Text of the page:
Those invisible multiple arms

International Women’s Day on March 8 comes once in a year (even though women’s rule continues for the entire year!) and although women all over need to be honored, this blog post specially wishes Indian women in the software industry a very happy women’s day by narrating an incident that highlights how such women work as jugglers in the circus called life by trying to balance career and family.

Working in the software industry is at times similar to working like a beast of burden plowing the earth on a farm from sunrise to sunset, with the whip of stringent deadlines and living up to quality standards cracking above one’s back. This software field just like the field that the animal is plowing, shows no mercy to any kind of human irrespective of class, creed, race, gender, nationality and neither does it care much for time zones.

I work as a software developer and the female QA resource from my team who validates my work lives in India. When the sun rises for her there, it is setting for us here in the United States. Once, when some critical work was going on, I was chatting with her online in the morning. I informed her that the task on hand was required to be finished by 3.00 p.m. U.S. time. What I forgot to say was that it was to be done before tomorrow. She misunderstood that it had to be done on that current night itself and her response naturally contained heavy concern. But it was something she said jokingly towards the end, switching abruptly to Hindi – something that came straight from her heart, a sudden wave of relief – that made me chuckle instantly and then reflect on it later on. The conversation on chat went something like this:

. . . . .

QA: What??? You mean I have to test all that before 3.00 tonight?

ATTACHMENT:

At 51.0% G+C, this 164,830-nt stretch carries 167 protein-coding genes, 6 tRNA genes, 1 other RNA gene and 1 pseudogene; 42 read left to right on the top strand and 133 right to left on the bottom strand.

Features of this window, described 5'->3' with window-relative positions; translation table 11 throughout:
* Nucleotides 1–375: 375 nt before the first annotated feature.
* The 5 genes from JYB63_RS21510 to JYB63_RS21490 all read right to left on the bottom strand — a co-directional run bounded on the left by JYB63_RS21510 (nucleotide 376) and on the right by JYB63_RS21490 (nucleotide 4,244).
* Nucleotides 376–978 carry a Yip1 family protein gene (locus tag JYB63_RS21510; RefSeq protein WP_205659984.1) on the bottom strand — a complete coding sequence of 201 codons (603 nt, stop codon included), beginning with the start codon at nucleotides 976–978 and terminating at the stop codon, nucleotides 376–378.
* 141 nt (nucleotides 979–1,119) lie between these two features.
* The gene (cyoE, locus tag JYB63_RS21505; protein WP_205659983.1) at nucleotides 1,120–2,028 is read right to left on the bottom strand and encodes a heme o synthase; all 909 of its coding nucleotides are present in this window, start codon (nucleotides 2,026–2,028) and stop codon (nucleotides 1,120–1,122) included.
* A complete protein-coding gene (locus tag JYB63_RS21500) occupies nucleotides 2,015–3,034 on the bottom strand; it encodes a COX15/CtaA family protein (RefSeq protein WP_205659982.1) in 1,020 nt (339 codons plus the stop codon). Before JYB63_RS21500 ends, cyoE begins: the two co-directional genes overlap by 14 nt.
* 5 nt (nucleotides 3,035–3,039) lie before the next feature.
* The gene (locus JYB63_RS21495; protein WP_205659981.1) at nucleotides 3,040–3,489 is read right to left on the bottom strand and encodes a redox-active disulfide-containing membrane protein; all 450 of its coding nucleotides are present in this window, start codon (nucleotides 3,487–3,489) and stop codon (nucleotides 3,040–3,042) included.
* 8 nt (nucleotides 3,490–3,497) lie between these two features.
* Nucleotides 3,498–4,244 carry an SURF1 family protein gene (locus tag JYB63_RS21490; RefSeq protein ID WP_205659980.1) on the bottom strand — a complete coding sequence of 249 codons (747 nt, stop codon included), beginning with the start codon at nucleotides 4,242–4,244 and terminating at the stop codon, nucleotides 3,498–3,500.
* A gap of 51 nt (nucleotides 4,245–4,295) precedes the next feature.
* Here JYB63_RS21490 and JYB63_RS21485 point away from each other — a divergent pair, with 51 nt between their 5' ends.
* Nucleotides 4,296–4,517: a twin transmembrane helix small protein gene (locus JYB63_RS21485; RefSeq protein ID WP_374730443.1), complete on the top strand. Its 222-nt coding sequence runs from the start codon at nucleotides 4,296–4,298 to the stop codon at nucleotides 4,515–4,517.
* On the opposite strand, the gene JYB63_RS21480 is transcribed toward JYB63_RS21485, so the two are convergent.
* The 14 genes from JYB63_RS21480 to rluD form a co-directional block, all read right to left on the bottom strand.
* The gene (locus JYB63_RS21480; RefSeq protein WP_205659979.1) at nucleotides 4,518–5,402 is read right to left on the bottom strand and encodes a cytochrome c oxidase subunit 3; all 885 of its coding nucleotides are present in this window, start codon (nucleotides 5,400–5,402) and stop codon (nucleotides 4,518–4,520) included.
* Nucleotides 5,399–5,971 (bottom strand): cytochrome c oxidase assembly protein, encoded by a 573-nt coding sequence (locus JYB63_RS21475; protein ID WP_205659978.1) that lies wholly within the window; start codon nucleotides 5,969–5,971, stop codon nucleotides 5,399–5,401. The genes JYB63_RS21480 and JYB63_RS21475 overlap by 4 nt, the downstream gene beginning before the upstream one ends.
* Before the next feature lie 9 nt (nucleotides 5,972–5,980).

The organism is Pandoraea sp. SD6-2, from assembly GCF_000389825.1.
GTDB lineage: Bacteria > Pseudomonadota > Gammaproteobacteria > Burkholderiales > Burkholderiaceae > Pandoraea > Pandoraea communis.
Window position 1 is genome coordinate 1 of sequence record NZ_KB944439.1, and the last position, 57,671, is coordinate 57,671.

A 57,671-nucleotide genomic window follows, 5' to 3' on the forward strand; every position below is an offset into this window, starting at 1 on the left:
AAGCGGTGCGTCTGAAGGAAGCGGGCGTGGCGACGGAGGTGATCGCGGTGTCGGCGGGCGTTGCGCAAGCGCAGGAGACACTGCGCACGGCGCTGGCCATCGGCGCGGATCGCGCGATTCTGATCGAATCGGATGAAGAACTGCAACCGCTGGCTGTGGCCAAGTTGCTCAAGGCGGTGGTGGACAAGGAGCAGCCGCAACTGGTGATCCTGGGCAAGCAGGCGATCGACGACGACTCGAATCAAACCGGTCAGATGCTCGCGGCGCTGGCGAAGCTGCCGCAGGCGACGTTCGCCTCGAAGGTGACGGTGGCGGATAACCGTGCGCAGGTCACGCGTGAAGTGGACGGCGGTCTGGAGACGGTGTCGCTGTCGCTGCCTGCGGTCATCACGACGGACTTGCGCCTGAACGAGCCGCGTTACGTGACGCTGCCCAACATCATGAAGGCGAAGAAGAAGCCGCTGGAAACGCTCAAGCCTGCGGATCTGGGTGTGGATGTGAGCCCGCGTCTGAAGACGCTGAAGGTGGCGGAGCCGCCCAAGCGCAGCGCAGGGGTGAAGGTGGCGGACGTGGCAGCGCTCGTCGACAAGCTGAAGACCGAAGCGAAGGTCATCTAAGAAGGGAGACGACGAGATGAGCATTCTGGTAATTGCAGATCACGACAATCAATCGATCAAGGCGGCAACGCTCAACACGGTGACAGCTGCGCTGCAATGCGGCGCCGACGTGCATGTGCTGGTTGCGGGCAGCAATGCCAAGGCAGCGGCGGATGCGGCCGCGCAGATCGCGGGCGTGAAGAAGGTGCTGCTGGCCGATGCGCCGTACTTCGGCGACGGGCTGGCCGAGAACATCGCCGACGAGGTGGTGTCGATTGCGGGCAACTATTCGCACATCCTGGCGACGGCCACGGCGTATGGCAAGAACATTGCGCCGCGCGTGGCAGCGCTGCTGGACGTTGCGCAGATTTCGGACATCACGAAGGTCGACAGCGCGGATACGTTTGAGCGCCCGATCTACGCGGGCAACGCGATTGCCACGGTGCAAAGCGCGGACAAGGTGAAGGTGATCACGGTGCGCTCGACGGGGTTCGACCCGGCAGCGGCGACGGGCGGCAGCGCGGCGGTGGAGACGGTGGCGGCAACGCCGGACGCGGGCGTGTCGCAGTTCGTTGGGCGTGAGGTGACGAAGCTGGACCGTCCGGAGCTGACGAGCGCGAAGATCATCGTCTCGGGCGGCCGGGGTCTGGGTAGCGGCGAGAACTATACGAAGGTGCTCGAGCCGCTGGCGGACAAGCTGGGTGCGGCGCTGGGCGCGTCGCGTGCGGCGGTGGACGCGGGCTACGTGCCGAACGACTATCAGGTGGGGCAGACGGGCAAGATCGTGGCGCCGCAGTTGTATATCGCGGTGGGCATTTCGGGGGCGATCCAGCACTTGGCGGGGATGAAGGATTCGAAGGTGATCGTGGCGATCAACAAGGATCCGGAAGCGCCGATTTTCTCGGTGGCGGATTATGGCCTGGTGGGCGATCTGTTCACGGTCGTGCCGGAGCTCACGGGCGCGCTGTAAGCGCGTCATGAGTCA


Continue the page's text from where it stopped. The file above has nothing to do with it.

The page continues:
Me: No, no. Not tonight. Sorry, I meant it has to be done before 3.00 p.m. tomorrow, U.S. time. That means you have a whole day in between.

QA: Thank god! Accha hua, nahi toh sasu maa ghar se nikaal deti 🙂

(Translation: That’s good, otherwise maa-in-law would throw me out of the house)

Marveling at all the multitasking that is done, I tried to think of an Indian goddess with only two arms but none came to mind and I suddenly realized why they were almost always depicted with multiple ones!

Multitasking modern woman

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About Dancing Fingers Singing Keypad

This blogger is someone whose fingers itch to dance, coaxing the keypad to sing. For years, I kept saying that writing for me was a mere hobby. And then, just like the lead characters of a typical romantic movie it finally dawned upon me just how much I love this form of art and how I simply cannot live without it. And then we lived happily ever after ... or tried to, for isn't there the following saying? “Writing is torture. Not writing is torture. The only thing that feels good is having written." Originally from India, I reside in California, USA with my husband and little daughter and work as a software engineer. (I’ve got to be practical, the aforementioned love of my life doesn’t pay for food yet and it doesn’t hurt that I enjoy computer programming.) With the title loosely inspired by the Oscar-winning Chinese film “Crouching Tiger, Hidden Dragon“, this blog, “Dancing Fingers, Singing Keypad” welcomes viewers …err… readers to savor the performances of its “characters”.
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2 Responses to Those invisible multiple arms

  1. incaunipocrit says:

    Reblogged this on ATA MOTEK.

  2. Pingback: Guest post ‘Invisible Multiple Arms’ in Women’s Web magazine | Dancing Fingers Singing Keypad

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